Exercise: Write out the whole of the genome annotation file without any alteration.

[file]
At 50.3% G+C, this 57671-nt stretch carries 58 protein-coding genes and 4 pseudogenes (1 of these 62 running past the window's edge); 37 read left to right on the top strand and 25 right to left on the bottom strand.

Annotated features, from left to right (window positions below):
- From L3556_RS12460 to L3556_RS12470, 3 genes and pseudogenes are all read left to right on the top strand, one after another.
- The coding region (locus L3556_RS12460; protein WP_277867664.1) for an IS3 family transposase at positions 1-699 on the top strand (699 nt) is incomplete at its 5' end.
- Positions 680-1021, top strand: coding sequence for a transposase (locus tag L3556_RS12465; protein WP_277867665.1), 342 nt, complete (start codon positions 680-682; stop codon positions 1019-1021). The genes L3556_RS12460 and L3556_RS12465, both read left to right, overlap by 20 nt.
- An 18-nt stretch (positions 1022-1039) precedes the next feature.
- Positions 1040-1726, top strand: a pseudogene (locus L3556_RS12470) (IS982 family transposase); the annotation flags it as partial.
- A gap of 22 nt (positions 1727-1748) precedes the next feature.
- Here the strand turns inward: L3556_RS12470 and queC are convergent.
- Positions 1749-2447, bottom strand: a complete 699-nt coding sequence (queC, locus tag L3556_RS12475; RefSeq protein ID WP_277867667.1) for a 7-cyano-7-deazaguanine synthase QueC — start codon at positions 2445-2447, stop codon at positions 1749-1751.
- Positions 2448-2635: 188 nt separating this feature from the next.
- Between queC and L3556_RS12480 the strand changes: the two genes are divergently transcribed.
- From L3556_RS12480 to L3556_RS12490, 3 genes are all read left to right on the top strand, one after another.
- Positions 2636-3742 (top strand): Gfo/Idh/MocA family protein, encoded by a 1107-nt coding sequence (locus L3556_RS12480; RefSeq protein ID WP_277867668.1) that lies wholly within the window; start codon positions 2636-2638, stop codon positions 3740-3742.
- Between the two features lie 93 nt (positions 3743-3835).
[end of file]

At 50.3% G+C, this 57671-nt stretch carries 58 protein-coding genes and 4 pseudogenes (1 of these 62 running past the window's edge); 37 read left to right on the top strand and 25 right to left on the bottom strand.

Annotated features, from left to right (window positions below):
- From L3556_RS12460 to L3556_RS12470, 3 genes and pseudogenes are all read left to right on the top strand, one after another.
- The coding region (locus L3556_RS12460; protein WP_277867664.1) for an IS3 family transposase at positions 1-699 on the top strand (699 nt) is incomplete at its 5' end.
- Positions 680-1021, top strand: coding sequence for a transposase (locus tag L3556_RS12465; protein WP_277867665.1), 342 nt, complete (start codon positions 680-682; stop codon positions 1019-1021). The genes L3556_RS12460 and L3556_RS12465, both read left to right, overlap by 20 nt.
- An 18-nt stretch (positions 1022-1039) precedes the next feature.
- Positions 1040-1726, top strand: a pseudogene (locus L3556_RS12470) (IS982 family transposase); the annotation flags it as partial.
- A gap of 22 nt (positions 1727-1748) precedes the next feature.
- Here the strand turns inward: L3556_RS12470 and queC are convergent.
- Positions 1749-2447, bottom strand: a complete 699-nt coding sequence (queC, locus tag L3556_RS12475; RefSeq protein ID WP_277867667.1) for a 7-cyano-7-deazaguanine synthase QueC — start codon at positions 2445-2447, stop codon at positions 1749-1751.
- Positions 2448-2635: 188 nt separating this feature from the next.
- Between queC and L3556_RS12480 the strand changes: the two genes are divergently transcribed.
- From L3556_RS12480 to L3556_RS12490, 3 genes are all read left to right on the top strand, one after another.
- Positions 2636-3742 (top strand): Gfo/Idh/MocA family protein, encoded by a 1107-nt coding sequence (locus L3556_RS12480; RefSeq protein ID WP_277867668.1) that lies wholly within the window; start codon positions 2636-2638, stop codon positions 3740-3742.
- Between the two features lie 93 nt (positions 3743-3835).